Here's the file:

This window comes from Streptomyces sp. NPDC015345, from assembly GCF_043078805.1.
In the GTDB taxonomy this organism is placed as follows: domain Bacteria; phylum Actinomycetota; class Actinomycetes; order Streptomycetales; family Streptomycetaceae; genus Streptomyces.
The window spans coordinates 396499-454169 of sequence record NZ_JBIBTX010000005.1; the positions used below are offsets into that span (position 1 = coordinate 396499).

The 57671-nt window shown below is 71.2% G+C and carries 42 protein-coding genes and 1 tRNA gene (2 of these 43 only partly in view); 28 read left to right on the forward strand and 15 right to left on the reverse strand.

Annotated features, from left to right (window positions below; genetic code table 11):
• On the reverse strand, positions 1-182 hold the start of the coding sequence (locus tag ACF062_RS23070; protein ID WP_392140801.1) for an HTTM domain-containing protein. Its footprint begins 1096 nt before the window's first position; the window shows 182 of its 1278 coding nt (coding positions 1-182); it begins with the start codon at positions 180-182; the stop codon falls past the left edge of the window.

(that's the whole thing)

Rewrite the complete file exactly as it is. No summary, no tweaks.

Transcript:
This window comes from Streptomyces sp. NPDC015345, from assembly GCF_043078805.1.
In the GTDB taxonomy this organism is placed as follows: domain Bacteria; phylum Actinomycetota; class Actinomycetes; order Streptomycetales; family Streptomycetaceae; genus Streptomyces.
The window spans coordinates 396499-454169 of sequence record NZ_JBIBTX010000005.1; the positions used below are offsets into that span (position 1 = coordinate 396499).

The 57671-nt window shown below is 71.2% G+C and carries 42 protein-coding genes and 1 tRNA gene (2 of these 43 only partly in view); 28 read left to right on the forward strand and 15 right to left on the reverse strand.

Annotated features, from left to right (window positions below; genetic code table 11):
• On the reverse strand, positions 1-182 hold the start of the coding sequence (locus tag ACF062_RS23070; protein ID WP_392140801.1) for an HTTM domain-containing protein. Its footprint begins 1096 nt before the window's first position; the window shows 182 of its 1278 coding nt (coding positions 1-182); it begins with the start codon at positions 180-182; the stop codon falls past the left edge of the window.